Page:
Delhi Minority Commission report accuses police of inaction in cases related to the worst violence in decades.
A government-appointed commission promoting the rights of India's religious minorities said police failed to protect Muslims campaigning against a new citizenship law during violent riots in Delhi state this year.
At least 53 people, mostly Muslims, were killed and more than 200 were injured in the worst communal violence in the Indian capital since more than 3,000 people of the Sikh minority community were killed in 1984.
The Delhi Minorities Commission (DMC) said on Thursday that Muslim homes, shops and vehicles were selectively targeted during days of rioting that coincided with US President Donald Trump's trip to India.
The violence erupted in February after the leaders from the governing Hindu nationalist Bharatiya Janata Party (BJP) and their supporters attacked peaceful sit-ins in northeast Delhi organised against the new citizenship law.
The Citizenship Amendment Act (CAA) passed in December by the Indian Parliament fast-tracked the path to citizenship for religious minorities from neighbouring countries except for Muslims. Critics said the law was against the spirit of the country's secular constitution.
'Fundamentally discriminatory' law
The law, which the United Nations called "fundamentally discriminatory", triggered nationwide protests, mostly led by Muslim women and posed the biggest political challenge to Prime Minister Narendra Modi since he took over in 2014.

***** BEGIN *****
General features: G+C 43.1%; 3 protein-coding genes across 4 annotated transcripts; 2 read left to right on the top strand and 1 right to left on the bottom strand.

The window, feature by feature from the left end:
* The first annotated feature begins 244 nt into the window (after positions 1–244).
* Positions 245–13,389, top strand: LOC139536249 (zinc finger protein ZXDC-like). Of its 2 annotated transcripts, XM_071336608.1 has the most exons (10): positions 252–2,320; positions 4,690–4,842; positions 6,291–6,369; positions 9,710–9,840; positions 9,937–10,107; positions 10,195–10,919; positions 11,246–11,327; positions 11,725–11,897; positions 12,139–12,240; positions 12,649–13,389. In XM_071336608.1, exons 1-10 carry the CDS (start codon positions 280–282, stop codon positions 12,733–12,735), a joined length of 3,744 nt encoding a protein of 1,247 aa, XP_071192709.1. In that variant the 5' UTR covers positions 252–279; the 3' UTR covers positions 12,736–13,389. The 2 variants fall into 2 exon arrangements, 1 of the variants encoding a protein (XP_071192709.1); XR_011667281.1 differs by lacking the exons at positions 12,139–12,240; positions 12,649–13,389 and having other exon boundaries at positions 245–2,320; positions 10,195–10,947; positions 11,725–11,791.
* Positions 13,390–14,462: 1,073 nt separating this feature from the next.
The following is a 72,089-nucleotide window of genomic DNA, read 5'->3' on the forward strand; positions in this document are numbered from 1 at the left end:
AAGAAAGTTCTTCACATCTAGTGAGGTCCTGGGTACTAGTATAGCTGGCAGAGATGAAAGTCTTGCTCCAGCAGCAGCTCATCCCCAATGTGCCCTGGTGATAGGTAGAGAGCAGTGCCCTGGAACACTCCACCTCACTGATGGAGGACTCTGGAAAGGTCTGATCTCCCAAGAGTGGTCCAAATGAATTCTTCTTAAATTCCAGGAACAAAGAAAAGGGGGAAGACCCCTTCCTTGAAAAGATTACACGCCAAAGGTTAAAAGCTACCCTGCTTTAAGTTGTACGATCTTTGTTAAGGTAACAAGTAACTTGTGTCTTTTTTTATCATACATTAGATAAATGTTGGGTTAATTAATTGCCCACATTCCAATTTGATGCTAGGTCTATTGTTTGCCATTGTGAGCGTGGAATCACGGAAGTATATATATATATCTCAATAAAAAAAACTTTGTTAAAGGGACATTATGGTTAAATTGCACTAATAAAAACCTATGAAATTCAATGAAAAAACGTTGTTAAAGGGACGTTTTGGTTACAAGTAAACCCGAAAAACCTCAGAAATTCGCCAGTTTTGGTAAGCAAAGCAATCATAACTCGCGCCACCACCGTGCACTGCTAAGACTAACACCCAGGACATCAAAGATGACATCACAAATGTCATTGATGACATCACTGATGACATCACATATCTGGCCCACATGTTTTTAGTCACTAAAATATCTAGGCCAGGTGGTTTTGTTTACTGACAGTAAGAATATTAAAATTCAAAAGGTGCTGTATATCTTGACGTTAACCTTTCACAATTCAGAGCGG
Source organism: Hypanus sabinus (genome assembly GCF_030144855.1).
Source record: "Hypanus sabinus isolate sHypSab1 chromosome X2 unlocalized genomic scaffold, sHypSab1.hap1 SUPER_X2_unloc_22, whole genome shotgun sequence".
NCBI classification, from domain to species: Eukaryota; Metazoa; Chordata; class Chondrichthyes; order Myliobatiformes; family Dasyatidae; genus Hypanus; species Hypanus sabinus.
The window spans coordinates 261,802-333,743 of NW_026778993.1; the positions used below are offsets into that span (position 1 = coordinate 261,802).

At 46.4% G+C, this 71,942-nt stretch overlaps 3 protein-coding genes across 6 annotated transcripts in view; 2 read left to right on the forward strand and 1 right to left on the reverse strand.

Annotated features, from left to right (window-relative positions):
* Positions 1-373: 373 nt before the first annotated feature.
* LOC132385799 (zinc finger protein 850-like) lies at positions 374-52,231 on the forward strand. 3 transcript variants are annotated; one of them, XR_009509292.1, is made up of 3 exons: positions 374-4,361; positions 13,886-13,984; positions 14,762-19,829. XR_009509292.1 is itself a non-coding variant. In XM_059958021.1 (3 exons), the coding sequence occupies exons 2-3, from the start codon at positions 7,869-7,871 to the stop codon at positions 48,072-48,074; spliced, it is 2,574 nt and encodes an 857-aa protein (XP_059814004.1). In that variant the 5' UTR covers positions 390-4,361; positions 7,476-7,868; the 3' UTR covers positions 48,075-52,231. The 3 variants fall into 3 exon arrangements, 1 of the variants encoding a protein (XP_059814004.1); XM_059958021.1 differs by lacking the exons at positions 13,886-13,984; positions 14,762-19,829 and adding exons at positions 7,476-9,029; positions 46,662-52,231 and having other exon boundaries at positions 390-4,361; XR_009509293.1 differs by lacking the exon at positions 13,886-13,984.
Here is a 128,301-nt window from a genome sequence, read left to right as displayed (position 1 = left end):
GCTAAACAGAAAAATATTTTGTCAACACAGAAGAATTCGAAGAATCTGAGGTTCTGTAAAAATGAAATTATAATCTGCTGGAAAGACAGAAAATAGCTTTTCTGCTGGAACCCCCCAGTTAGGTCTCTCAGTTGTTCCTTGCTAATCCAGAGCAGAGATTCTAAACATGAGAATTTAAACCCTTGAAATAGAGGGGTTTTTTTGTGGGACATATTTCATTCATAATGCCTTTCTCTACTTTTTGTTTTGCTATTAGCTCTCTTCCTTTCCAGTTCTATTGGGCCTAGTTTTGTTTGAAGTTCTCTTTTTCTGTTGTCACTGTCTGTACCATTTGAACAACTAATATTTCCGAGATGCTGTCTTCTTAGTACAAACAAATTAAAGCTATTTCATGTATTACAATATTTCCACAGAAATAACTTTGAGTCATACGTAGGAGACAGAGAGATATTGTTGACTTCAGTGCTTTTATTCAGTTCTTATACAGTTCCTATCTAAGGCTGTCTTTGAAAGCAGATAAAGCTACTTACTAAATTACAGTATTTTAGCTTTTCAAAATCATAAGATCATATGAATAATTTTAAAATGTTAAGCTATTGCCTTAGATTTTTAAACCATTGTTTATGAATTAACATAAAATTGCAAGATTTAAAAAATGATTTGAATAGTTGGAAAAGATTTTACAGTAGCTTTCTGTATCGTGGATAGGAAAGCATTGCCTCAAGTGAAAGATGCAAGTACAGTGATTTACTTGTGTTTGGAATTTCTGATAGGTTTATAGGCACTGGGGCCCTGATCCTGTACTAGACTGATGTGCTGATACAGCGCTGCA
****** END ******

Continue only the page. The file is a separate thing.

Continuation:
In all, 11 mosques, five madrasas or religious schools, a Muslim shrine and a graveyard were attacked and damaged, a fact-finding team from the commission said in its report released on Thursday.
Recommendations made in the commission's report to safeguard minority rights are not binding.
"Seemingly, to crush the protests, with support of the administration and police, a retaliatory plan of pro-CAA protesters was worked out to trigger violence at a large scale," it said.
The commission said police had charged Muslims for the violence even though they were the worst victims.
Delhi police spokesman Anil Mittal rejected the allegation of bias and said police had acted fairly.
"We have filed 752 first information reports, over 200 chargesheets, arrested over 1,400 people in connection with the riots. We have also formed three special investigation teams and are still open to receiving complaints," Mittal said.
Critics of Prime Minister Modi's BJP government say it has been promoting a Hindu-first India and that the citizenship law aimed to further marginalize the country's 170 million Muslims.
BJP denies bias
The BJP has denied any bias but says it is opposed to the "appeasement" of any community. But critics say BJP's charges of "Muslim appeasement" does not hold water, as a government commission report in 2006 said the minority community is at the bottom of the most development indices.
The DMC report also alleged some senior BJP leaders like former member of Delhi legislative assembly Kapil Mishra of fuelling the February 23 violence, but a party spokesman said there was no basis of such allegations.
"When Delhi police has already stated in court that there is no role proved of Kapil Mishra, then on what grounds DMC is saying this," BJP spokesman Harish Khurana said.
The minorities commission said witnesses spoke of police failure to intervene in the rioting.
"Multiple testimonies collected by this Fact-Finding Committee recount reports of police inaction even as violence unfolded before them, or of police not arriving despite being called repeatedly," it said.
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